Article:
Summer 2014: Dana Cook

Service Site: Bishop Loughlin Memorial High School in Brooklyn, NY

Dana Cook tutoring a student

Dana Cook tutoring a student

College: St. Mary’s College of California.

What do you do?

I serve primarily as a tutor during the day, offering students a range of educational support, including subject enrichment, remedial assistance, and skills development. After school, I work in-house with the young scholars of La Salle Hall, our boys’ dormitory, on all levels of mathematics. When I am not working one-on-one with students, I am assisting the Campus Ministry department in conducting day retreats throughout the year.

Why did you choose to become a Lasallian Volunteer? 

As a student of Sociology, I have always been deeply interested in social justice. I believe that education is one of the most powerful tools in realizing equality. That being said, I know firsthand that this tool can be a challenging one to utilize, as the educational playing field is not always on level ground.

Growing up, I always took longer than others to complete my schoolwork. After struggling with the increased workload of secondary school, my mother fought to have me tested and accommodated for a learning disability. My parents also hired a private tutor to help me learn various techniques to overcome these barriers.

I was extremely fortunate that my family could provide me with this necessary support. Unfortunately, not all students have access to the same educational resources. Thus, in becoming a Lasallian Volunteer, my goal was to help level the playing field. At Loughlin, I try to help out in whatever way I can, be it through educational support or positive reinforcement. I let my students know that I am here to serve them: their success is my success.

What is the most important “thing,” do you think, that your students need from you? What do you do to try to provide this?

At first, I thought that my students needed help from me with their schoolwork—after all, I came here to be a tutor! However, for the first few months, very few students were coming in to see me. I was pretty discouraged, and I questioned whether my presence at Loughlin was even making a difference.

Then I realized my oversight: I was doing what I thought the students needed. However, they did not need me to be just a tutor—they needed me to be me. They wanted someone to listen to them, to check in with them, and to just be real with them. I moved my tutoring space into an open section of the library, where anyone can walk over and check in. I try to reach out more to students and simply be there as a person who is interested in their lives and successes at Loughlin.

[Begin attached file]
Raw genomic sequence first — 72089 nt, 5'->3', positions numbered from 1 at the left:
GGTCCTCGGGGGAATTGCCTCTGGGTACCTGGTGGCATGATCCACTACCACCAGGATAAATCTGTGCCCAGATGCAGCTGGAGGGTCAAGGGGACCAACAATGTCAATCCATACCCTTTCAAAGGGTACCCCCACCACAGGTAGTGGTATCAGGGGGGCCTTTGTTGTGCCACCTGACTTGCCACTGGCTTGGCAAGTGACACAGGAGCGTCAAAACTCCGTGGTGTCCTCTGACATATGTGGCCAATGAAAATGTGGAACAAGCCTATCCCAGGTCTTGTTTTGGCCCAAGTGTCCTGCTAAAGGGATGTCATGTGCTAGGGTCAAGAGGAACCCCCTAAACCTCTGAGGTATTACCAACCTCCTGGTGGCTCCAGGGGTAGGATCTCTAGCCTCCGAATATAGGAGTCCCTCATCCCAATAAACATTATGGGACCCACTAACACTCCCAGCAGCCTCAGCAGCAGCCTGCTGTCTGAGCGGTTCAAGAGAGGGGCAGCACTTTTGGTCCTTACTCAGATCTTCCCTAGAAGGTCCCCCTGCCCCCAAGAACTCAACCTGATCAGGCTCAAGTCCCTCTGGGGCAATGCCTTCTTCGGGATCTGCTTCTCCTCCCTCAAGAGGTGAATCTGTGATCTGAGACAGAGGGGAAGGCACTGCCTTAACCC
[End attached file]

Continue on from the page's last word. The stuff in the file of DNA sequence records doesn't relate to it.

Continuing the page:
Now, I have students stopping in to see me on a daily basis, some of whom I have never even met. Word of mouth is a powerful thing in high school! Sometimes my students really do need some help, but oftentimes I find that they just need a little encouragement. I am here to show them that I am invested in their success and remind them that they are capable of facing any challenge. Some days are still slower than others, but I hope that my second year of service will be even more fruitful.

If you could project ahead a few years and look back to now, how do you think your experiences with those you serve and with the Brothers will have changed you?

My experiences in community and at Bishop Loughlin have been incredibly enriching. The individuals who have come into my life this year, community members, students, and colleagues alike, have challenged me to grow in ways that I did not foresee. I feel humbled by this amazing opportunity to immerse myself in such a unique environment particularly in community life.

If someone had told me five years ago that upon completing college I would be living in a    religious community, I would not have believed him. Now, I would not trade it for anything! I often joke that we should have a show on public access cable about life in community. For us, that includes two Brothers, two volunteers, a New York City police officer, a dog, a cat, six fish, two turtles, and an assortment of fowl, all living together inside a haunted house. Our eclectic community has colored and enriched so many aspects of my life. I have countless fond memories of spirited discussions and heartfelt reflections shared around the dinner table. My time here in Brooklyn has changed me in so many ways; I cannot imagine what my life would have looked like otherwise.

Why would you recommend the LV program to a college senior considering volunteering?

The LV program is a great way to transition from college into the “real world.” After graduation, a lot of my friends dispersed around the country, either going back to their hometowns or getting jobs in other cities. After being a student my whole life, graduation was a stressful and confusing time: I was about to venture into uncharted territory.

Not only did the LV program provide me with an opportunity to gain experience in a professional setting, it also helped me figure out how to, well, live after college—no dorm life, no cafeteria food, and no running to class in my pajamas. I learned how to budget my stipend, live cooperatively with others, keep up with my household chores, and cook a decent meal (without the step “add water and microwave”).

Perhaps the best part about joining the LV program is the opportunity it provides us to grow; every evening when I get home, instead of vegging out in front of the television (like I want to most days), I share in community time with my housemates. We swap stories of our day and provide each other comfort and guidance. Our variety of experiences and understandings has truly helped me to develop, both personally and professionally.


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